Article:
This example is from my garden at 420m above sea level in Tenerife, Canary Islands, Spain. There are many of these exact same trees growing on my land in a drier part of the island about 120m above sea level.
These grow completely without irrigation in an area of very little rainfall. Id like to ID them so I can research them and see if I should be encouraging them or whether there are other better desert trees to grow.
The land was terraced possibly over 100 yrs ago and I suspect these plants were mostly put in by man to help hold the terraces soil in place, as they are often found at the edges of the terraces.
Thanks Assaf. I've looked at some retama images since your post and it does seem to look like these trees. Turns out they are an N fixer too, so I'll be encouraging them and maybe trying to grow some more.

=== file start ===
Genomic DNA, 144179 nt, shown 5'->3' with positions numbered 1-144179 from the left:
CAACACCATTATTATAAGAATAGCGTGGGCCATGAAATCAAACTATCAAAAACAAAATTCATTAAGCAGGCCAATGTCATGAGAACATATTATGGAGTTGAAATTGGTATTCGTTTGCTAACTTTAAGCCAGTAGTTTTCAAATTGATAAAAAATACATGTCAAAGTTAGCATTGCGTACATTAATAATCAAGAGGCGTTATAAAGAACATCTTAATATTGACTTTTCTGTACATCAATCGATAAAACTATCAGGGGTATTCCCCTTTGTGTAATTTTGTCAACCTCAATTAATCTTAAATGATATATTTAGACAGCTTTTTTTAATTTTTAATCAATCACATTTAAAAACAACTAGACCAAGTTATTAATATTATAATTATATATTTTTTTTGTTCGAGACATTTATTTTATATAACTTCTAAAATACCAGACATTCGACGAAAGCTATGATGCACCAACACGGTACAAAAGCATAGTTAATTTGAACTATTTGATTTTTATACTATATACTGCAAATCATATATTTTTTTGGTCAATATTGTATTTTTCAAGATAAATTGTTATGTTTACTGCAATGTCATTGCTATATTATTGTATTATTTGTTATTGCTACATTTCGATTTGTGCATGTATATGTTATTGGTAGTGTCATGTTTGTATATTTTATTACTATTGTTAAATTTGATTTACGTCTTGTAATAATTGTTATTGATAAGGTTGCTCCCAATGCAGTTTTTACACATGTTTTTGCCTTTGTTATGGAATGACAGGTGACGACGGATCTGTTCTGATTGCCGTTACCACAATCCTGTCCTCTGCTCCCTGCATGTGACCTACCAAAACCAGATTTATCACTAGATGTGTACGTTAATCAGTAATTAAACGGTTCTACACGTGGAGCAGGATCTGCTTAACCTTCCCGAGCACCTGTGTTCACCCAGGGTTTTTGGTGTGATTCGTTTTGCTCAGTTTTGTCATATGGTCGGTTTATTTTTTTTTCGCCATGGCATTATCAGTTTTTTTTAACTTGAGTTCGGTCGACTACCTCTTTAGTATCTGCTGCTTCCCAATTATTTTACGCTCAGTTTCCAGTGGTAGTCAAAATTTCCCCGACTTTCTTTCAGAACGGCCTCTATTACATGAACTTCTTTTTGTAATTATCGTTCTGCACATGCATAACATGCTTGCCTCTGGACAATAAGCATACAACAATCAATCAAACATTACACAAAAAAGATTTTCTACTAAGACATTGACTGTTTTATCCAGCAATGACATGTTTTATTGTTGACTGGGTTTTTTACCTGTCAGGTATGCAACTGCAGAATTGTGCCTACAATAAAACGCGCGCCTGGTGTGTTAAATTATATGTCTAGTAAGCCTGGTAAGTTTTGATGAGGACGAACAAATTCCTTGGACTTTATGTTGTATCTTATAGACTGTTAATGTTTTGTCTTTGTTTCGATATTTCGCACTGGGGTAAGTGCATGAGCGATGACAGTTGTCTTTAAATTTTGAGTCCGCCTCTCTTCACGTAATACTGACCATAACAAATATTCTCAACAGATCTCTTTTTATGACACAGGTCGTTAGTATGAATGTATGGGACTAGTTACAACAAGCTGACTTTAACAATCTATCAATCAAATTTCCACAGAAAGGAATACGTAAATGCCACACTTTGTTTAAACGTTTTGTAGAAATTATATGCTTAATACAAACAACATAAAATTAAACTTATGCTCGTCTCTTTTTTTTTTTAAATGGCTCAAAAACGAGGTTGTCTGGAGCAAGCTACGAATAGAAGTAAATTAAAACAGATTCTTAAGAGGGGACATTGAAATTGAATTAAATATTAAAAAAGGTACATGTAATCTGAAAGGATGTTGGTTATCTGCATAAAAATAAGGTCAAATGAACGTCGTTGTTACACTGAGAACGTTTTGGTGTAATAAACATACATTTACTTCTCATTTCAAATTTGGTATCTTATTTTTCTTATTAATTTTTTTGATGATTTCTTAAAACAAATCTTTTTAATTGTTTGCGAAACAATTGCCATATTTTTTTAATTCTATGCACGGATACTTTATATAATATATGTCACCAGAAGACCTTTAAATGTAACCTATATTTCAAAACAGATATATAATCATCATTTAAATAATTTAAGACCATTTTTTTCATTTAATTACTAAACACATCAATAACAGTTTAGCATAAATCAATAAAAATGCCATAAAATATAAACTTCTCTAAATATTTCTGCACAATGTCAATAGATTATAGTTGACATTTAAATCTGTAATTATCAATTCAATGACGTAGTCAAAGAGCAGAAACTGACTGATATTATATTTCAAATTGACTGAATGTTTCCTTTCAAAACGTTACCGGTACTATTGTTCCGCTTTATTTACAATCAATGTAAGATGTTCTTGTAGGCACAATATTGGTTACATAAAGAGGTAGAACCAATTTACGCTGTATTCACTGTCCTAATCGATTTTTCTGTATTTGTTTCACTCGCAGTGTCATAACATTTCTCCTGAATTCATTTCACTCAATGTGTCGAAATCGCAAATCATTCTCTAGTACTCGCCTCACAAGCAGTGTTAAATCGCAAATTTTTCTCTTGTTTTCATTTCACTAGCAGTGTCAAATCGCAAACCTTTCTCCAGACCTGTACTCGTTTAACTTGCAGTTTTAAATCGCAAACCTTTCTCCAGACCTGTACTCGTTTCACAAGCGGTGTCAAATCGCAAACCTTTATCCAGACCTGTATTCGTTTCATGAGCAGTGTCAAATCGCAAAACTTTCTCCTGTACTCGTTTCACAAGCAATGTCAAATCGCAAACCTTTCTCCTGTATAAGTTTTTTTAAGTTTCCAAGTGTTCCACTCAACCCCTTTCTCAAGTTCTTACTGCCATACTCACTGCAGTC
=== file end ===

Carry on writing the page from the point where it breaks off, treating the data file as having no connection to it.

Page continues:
Steve Farmer wrote:Thanks Assaf. I've looked at some retama images since your post and it does seem to look like these trees. Turns out they are an N fixer too, so I'll be encouraging them and maybe trying to grow some more.
My pleasure. These tree-bushes (an in-between, cause they don't grow much further than that size) are well beloved here. Give good shade, and require nothing, really, other than things not getting too cold - I think, though can't recall. The goats strip 'em hard, and they're happy.
definitely looks like a retama, Could be an acacia though....Take note of the leaf shape, number of thorns per cluster and if they curve in any direction. If Im not mistaken Retama's have a cluster of 3(could be confusing it for another because here in Texas we are buried in mesquite and other acacias) If I am correct they should all extend out from a single base. They should look like 1 thorn curved downward followed by an upward curved thorn and then a 3rd thorn curved downward just like the first <^> something like that only facing down instead of out! good luck with the ID
Location: Zone 4b at 1000m, post glacial soil...British Columbia
posted 4 years ago
Hi Steve! With flowers, it won't be a juniper or pine--different class of plants. Is there a neighbour you can ask, who can give you at least a local name for this plant, as something to start with? The flowers seem different in shape from the retama flowers.